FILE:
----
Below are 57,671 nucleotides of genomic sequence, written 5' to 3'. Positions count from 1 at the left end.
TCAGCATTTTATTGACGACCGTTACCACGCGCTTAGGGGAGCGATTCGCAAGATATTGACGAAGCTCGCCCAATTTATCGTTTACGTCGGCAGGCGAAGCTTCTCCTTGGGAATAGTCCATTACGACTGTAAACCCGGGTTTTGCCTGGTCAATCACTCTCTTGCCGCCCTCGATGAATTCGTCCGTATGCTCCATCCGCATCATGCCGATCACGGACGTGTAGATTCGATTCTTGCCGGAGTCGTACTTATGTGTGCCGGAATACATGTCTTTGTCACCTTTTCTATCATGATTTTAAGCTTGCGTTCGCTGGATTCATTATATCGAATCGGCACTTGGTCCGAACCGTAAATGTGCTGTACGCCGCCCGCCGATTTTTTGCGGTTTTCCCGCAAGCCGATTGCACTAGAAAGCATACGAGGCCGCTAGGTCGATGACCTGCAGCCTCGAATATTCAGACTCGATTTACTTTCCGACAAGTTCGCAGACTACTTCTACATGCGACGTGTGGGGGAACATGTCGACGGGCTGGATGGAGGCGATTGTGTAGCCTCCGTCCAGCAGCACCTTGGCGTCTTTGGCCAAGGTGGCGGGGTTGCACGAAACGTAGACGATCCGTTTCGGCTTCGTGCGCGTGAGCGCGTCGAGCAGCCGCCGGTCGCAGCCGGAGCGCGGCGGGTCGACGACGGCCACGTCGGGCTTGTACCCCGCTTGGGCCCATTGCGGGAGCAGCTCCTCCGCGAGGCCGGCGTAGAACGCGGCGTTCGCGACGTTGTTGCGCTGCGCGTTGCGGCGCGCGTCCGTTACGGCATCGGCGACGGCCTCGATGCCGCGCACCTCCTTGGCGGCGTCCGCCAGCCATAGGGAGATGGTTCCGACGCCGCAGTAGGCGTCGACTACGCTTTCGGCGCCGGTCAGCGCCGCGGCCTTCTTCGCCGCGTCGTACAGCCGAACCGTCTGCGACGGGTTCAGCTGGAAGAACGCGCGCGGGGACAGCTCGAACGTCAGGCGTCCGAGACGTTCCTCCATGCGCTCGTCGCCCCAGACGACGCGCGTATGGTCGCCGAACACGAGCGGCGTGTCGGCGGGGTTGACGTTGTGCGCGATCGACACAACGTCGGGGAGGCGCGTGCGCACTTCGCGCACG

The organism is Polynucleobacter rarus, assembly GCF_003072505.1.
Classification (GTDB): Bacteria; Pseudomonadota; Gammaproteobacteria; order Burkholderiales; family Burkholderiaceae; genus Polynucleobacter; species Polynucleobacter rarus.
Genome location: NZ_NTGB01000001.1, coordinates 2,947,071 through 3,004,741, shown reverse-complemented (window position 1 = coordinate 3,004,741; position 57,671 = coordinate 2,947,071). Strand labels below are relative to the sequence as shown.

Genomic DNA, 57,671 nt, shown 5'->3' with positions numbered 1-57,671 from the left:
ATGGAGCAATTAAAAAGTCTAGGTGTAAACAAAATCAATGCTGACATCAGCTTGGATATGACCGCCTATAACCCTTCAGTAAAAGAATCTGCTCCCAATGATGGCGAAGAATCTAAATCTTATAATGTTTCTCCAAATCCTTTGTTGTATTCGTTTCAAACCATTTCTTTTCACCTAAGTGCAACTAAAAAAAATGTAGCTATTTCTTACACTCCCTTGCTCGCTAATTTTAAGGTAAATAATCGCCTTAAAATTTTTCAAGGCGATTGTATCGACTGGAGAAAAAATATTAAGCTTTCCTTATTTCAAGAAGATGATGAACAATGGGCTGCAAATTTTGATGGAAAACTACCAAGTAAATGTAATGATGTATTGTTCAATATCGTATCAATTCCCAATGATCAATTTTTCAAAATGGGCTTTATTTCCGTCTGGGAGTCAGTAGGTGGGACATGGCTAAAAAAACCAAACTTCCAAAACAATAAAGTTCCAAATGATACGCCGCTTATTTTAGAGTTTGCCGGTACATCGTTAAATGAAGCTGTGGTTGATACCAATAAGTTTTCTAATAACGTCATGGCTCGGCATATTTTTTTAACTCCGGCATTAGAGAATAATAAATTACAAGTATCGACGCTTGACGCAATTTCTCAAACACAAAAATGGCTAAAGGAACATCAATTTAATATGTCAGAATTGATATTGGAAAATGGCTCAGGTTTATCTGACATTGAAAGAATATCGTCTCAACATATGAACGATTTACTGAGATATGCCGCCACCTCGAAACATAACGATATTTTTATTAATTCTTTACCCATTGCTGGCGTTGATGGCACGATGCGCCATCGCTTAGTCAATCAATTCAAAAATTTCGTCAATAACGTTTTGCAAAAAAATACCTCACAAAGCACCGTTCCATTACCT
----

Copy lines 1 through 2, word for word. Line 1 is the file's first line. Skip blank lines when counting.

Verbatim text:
Below are 57,671 nucleotides of genomic sequence, written 5' to 3'. Positions count from 1 at the left end.
TCAGCATTTTATTGACGACCGTTACCACGCGCTTAGGGGAGCGATTCGCAAGATATTGACGAAGCTCGCCCAATTTATCGTTTACGTCGGCAGGCGAAGCTTCTCCTTGGGAATAGTCCATTACGACTGTAAACCCGGGTTTTGCCTGGTCAATCACTCTCTTGCCGCCCTCGATGAATTCGTCCGTATGCTCCATCCGCATCATGCCGATCACGGACGTGTAGATTCGATTCTTGCCGGAGTCGTACTTATGTGTGCCGGAATACATGTCTTTGTCACCTTTTCTATCATGATTTTAAGCTTGCGTTCGCTGGATTCATTATATCGAATCGGCACTTGGTCCGAACCGTAAATGTGCTGTACGCCGCCCGCCGATTTTTTGCGGTTTTCCCGCAAGCCGATTGCACTAGAAAGCATACGAGGCCGCTAGGTCGATGACCTGCAGCCTCGAATATTCAGACTCGATTTACTTTCCGACAAGTTCGCAGACTACTTCTACATGCGACGTGTGGGGGAACATGTCGACGGGCTGGATGGAGGCGATTGTGTAGCCTCCGTCCAGCAGCACCTTGGCGTCTTTGGCCAAGGTGGCGGGGTTGCACGAAACGTAGACGATCCGTTTCGGCTTCGTGCGCGTGAGCGCGTCGAGCAGCCGCCGGTCGCAGCCGGAGCGCGGCGGGTCGACGACGGCCACGTCGGGCTTGTACCCCGCTTGGGCCCATTGCGGGAGCAGCTCCTCCGCGAGGCCGGCGTAGAACGCGGCGTTCGCGACGTTGTTGCGCTGCGCGTTGCGGCGCGCGTCCGTTACGGCATCGGCGACGGCCTCGATGCCGCGCACCTCCTTGGCGGCGTCCGCCAGCCATAGGGAGATGGTTCCGACGCCGCAGTAGGCGTCGACTACGCTTTCGGCGCCGGTCAGCGCCGCGGCCTTCTTCGCCGCGTCGTACAGCCGAACCGTCTGCGACGGGTTCAGCTGGAAGAACGCGCGCGGGGACAGCTCGAACGTCAGGCGTCCGAGACGTTCCTCCATGCGCTCGTCGCCCCAGACGACGCGCGTATGGTCGCCGAACACGAGCGGCGTGTCGGCGGGGTTGACGTTGTGCGCGATCGACACAACGTCGGGGAGGCGCGTGCGCACTTCGCGCACG